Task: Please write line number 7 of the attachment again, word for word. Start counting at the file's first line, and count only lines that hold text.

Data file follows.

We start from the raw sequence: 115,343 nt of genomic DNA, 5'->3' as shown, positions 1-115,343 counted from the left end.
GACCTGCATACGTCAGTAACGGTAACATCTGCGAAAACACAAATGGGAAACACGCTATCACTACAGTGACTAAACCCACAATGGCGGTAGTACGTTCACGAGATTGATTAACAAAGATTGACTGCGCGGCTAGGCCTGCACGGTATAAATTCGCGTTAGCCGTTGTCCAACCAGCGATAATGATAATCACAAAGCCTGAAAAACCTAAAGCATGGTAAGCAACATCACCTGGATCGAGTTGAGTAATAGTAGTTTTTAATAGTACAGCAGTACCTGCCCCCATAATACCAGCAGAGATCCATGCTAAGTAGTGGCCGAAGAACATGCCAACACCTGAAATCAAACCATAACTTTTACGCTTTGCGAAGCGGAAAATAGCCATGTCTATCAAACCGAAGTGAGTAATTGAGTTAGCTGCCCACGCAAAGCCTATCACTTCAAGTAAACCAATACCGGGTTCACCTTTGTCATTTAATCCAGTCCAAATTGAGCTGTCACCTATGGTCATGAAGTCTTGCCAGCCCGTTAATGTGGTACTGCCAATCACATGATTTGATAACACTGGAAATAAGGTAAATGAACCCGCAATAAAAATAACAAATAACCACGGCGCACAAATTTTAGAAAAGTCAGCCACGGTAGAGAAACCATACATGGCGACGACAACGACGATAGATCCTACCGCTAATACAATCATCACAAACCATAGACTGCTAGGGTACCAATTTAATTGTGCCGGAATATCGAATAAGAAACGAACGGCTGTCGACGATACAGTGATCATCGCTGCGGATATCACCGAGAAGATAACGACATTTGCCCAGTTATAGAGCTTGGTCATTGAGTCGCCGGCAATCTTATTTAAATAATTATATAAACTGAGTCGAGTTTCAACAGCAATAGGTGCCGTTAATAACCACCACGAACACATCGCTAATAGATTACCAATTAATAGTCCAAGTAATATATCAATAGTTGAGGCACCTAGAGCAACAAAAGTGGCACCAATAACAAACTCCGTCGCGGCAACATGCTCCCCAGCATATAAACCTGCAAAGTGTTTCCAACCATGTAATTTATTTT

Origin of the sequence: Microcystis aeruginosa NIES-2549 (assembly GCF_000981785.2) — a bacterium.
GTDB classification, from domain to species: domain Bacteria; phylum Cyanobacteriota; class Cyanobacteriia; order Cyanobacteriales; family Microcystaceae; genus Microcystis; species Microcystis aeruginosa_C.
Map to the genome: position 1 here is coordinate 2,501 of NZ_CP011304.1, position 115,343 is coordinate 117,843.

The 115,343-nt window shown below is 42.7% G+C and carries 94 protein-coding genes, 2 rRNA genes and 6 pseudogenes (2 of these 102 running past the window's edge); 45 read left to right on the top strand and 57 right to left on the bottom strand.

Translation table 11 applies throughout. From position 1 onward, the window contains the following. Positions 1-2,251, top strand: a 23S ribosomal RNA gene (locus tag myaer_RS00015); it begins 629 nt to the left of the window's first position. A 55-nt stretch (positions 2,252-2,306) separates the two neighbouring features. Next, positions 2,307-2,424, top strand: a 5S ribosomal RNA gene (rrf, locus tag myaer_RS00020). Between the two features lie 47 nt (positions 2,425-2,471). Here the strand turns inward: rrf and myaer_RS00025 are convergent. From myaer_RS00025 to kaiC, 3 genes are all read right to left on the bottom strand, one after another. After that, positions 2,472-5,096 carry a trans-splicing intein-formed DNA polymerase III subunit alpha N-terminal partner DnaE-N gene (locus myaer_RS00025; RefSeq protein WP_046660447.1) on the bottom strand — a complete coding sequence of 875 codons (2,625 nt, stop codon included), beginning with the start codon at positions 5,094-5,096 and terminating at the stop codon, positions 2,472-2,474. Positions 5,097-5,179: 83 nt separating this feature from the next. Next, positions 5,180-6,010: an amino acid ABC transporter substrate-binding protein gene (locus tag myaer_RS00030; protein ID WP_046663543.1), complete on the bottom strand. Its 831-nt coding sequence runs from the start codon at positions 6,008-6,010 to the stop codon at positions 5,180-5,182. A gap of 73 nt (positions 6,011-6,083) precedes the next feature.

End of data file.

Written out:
Translation table 11 applies throughout. From position 1 onward, the window contains the following. Positions 1-2,251, top strand: a 23S ribosomal RNA gene (locus tag myaer_RS00015); it begins 629 nt to the left of the window's first position. A 55-nt stretch (positions 2,252-2,306) separates the two neighbouring features. Next, positions 2,307-2,424, top strand: a 5S ribosomal RNA gene (rrf, locus tag myaer_RS00020). Between the two features lie 47 nt (positions 2,425-2,471). Here the strand turns inward: rrf and myaer_RS00025 are convergent. From myaer_RS00025 to kaiC, 3 genes are all read right to left on the bottom strand, one after another. After that, positions 2,472-5,096 carry a trans-splicing intein-formed DNA polymerase III subunit alpha N-terminal partner DnaE-N gene (locus myaer_RS00025; RefSeq protein WP_046660447.1) on the bottom strand — a complete coding sequence of 875 codons (2,625 nt, stop codon included), beginning with the start codon at positions 5,094-5,096 and terminating at the stop codon, positions 2,472-2,474. Positions 5,097-5,179: 83 nt separating this feature from the next. Next, positions 5,180-6,010: an amino acid ABC transporter substrate-binding protein gene (locus tag myaer_RS00030; protein ID WP_046663543.1), complete on the bottom strand. Its 831-nt coding sequence runs from the start codon at positions 6,008-6,010 to the stop codon at positions 5,180-5,182. A gap of 73 nt (positions 6,011-6,083) precedes the next feature.